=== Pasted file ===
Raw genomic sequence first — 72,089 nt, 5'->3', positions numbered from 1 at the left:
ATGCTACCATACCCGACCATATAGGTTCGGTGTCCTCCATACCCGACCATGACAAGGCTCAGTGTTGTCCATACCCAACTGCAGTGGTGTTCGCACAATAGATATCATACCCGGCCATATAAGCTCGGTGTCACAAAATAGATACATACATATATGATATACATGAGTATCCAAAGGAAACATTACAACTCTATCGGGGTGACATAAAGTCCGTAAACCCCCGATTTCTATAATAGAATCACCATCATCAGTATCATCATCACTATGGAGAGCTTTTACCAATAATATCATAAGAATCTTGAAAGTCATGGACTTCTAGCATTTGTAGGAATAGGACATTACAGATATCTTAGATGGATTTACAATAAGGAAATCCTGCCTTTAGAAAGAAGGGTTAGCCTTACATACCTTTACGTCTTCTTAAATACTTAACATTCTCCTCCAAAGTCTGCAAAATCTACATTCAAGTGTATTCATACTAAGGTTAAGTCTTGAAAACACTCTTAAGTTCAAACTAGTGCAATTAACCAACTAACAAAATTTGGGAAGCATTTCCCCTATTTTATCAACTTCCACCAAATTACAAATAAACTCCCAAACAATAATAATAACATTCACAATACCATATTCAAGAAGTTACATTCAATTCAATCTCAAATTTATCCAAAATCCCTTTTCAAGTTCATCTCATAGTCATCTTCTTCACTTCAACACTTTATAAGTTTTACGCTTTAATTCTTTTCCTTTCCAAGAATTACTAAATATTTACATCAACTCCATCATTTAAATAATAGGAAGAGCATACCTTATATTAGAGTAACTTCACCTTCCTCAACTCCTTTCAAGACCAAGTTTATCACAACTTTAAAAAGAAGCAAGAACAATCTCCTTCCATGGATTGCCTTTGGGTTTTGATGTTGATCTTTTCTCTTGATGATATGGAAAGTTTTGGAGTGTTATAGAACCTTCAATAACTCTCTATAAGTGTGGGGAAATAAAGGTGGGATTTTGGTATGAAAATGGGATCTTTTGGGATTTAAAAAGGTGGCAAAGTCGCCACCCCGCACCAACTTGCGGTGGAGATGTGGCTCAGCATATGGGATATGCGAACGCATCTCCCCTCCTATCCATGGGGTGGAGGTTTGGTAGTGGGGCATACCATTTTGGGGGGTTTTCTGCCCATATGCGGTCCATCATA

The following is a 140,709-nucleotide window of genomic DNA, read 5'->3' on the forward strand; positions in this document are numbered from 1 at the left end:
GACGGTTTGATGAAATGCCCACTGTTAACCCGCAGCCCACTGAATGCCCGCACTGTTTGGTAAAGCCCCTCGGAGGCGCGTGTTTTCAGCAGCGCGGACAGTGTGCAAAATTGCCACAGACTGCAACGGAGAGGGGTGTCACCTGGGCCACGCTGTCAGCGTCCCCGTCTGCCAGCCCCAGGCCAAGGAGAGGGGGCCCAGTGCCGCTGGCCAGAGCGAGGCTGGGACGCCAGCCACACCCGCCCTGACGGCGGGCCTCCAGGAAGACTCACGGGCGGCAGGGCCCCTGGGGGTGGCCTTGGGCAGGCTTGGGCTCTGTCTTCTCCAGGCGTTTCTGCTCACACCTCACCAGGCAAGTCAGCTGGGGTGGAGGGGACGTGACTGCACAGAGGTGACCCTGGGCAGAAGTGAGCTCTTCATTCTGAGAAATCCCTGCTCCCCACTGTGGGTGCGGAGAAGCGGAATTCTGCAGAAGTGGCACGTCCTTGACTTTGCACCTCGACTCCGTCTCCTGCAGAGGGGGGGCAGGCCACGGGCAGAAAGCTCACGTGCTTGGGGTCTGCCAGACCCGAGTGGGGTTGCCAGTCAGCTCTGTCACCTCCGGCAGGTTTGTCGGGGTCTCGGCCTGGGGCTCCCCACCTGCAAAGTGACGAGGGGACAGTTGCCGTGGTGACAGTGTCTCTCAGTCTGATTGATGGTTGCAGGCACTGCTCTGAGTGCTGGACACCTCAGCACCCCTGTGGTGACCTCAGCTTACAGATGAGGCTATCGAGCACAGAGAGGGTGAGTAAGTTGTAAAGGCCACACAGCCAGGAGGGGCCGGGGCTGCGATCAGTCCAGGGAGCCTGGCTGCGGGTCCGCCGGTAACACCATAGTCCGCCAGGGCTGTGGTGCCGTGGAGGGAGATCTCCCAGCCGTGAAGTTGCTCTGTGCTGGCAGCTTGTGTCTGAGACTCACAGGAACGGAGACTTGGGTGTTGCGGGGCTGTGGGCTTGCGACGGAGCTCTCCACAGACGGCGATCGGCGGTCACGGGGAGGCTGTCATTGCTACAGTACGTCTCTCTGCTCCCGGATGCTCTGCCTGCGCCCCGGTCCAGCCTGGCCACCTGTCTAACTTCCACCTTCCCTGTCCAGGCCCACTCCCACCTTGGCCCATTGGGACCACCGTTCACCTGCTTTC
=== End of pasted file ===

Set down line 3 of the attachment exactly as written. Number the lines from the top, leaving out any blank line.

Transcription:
The following is a 140,709-nucleotide window of genomic DNA, read 5'->3' on the forward strand; positions in this document are numbered from 1 at the left end: